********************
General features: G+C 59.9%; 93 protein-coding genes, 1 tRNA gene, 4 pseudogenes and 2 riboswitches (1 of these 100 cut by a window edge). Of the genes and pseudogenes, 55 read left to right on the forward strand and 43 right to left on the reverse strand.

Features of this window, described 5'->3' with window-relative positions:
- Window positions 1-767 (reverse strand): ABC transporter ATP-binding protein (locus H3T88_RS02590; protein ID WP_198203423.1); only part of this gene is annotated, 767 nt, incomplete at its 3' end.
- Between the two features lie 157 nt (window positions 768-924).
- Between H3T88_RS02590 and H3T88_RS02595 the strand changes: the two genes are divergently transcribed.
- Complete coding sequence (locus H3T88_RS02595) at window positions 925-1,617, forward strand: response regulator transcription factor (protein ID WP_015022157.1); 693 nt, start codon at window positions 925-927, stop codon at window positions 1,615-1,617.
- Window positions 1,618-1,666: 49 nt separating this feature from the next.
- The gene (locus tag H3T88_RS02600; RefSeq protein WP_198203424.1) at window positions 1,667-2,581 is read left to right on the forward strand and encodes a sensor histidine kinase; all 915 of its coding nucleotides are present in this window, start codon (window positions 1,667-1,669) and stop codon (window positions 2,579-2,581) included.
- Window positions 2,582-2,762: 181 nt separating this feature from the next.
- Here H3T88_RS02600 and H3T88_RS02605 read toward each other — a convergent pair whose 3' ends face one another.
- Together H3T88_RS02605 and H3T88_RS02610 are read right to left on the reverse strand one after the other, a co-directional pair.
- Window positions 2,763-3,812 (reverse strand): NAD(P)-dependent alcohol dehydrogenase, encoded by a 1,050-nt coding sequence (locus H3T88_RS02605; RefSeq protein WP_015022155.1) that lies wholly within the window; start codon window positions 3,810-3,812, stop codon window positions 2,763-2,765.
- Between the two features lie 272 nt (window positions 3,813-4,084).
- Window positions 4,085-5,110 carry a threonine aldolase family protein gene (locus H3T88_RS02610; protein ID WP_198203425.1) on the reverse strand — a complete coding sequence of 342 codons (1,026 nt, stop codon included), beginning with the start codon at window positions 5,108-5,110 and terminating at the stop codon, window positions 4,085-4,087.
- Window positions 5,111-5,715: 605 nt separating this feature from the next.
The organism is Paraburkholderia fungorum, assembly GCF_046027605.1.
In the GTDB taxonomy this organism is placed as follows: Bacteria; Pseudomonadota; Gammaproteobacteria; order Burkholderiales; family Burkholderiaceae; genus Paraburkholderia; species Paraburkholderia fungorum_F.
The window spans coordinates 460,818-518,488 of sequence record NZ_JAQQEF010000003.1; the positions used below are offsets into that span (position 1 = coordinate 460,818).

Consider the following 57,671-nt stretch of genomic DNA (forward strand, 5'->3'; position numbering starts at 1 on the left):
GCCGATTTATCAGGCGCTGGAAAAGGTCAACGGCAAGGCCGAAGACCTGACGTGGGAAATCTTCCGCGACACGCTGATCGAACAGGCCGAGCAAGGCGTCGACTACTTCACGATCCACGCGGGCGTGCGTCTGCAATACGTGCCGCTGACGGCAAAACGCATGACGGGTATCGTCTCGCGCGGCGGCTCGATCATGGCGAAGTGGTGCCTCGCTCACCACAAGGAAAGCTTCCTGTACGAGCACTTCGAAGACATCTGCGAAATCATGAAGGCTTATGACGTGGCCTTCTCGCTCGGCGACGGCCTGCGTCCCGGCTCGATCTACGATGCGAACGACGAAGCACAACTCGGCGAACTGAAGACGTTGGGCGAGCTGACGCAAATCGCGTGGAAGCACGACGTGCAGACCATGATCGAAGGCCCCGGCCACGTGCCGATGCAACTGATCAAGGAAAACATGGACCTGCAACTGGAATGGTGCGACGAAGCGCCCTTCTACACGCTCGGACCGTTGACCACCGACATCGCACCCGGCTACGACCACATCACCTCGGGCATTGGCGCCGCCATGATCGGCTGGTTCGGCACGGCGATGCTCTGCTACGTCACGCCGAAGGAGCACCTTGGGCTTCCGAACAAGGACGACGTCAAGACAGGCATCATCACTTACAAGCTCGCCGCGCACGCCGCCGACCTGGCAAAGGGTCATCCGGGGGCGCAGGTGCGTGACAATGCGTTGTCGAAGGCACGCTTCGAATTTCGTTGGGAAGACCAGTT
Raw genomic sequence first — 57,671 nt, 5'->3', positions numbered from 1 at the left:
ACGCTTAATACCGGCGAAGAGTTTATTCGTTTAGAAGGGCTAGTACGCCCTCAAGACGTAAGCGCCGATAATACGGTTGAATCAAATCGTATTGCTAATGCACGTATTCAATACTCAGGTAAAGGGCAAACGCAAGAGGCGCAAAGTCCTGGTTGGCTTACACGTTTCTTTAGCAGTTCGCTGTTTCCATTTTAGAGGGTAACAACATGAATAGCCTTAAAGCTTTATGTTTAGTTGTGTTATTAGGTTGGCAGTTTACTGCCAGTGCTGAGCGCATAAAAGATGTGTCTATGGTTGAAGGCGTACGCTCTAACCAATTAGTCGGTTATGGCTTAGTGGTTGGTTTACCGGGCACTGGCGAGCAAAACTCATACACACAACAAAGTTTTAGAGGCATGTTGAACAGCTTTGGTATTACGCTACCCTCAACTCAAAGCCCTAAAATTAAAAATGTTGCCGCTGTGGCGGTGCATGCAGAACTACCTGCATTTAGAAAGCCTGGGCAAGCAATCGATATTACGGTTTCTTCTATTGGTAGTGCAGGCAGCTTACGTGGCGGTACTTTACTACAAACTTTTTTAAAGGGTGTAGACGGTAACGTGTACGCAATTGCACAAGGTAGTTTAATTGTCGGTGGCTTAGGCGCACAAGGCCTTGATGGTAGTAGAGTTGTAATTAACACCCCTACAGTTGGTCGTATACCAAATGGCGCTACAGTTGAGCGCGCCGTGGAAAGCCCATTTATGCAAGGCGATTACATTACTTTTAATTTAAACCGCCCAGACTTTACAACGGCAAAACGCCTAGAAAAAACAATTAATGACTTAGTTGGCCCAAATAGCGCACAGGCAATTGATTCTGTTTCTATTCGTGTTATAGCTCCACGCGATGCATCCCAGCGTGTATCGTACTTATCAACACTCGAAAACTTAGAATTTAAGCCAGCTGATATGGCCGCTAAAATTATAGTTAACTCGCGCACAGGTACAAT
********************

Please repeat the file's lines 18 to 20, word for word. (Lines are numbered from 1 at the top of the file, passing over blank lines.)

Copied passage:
The window spans coordinates 460,818-518,488 of sequence record NZ_JAQQEF010000003.1; the positions used below are offsets into that span (position 1 = coordinate 460,818).

Consider the following 57,671-nt stretch of genomic DNA (forward strand, 5'->3'; position numbering starts at 1 on the left):
GCCGATTTATCAGGCGCTGGAAAAGGTCAACGGCAAGGCCGAAGACCTGACGTGGGAAATCTTCCGCGACACGCTGATCGAACAGGCCGAGCAAGGCGTCGACTACTTCACGATCCACGCGGGCGTGCGTCTGCAATACGTGCCGCTGACGGCAAAACGCATGACGGGTATCGTCTCGCGCGGCGGCTCGATCATGGCGAAGTGGTGCCTCGCTCACCACAAGGAAAGCTTCCTGTACGAGCACTTCGAAGACATCTGCGAAATCATGAAGGCTTATGACGTGGCCTTCTCGCTCGGCGACGGCCTGCGTCCCGGCTCGATCTACGATGCGAACGACGAAGCACAACTCGGCGAACTGAAGACGTTGGGCGAGCTGACGCAAATCGCGTGGAAGCACGACGTGCAGACCATGATCGAAGGCCCCGGCCACGTGCCGATGCAACTGATCAAGGAAAACATGGACCTGCAACTGGAATGGTGCGACGAAGCGCCCTTCTACACGCTCGGACCGTTGACCACCGACATCGCACCCGGCTACGACCACATCACCTCGGGCATTGGCGCCGCCATGATCGGCTGGTTCGGCACGGCGATGCTCTGCTACGTCACGCCGAAGGAGCACCTTGGGCTTCCGAACAAGGACGACGTCAAGACAGGCATCATCACTTACAAGCTCGCCGCGCACGCCGCCGACCTGGCAAAGGGTCATCCGGGGGCGCAGGTGCGTGACAATGCGTTGTCGAAGGCACGCTTCGAATTTCGTTGGGAAGACCAGTT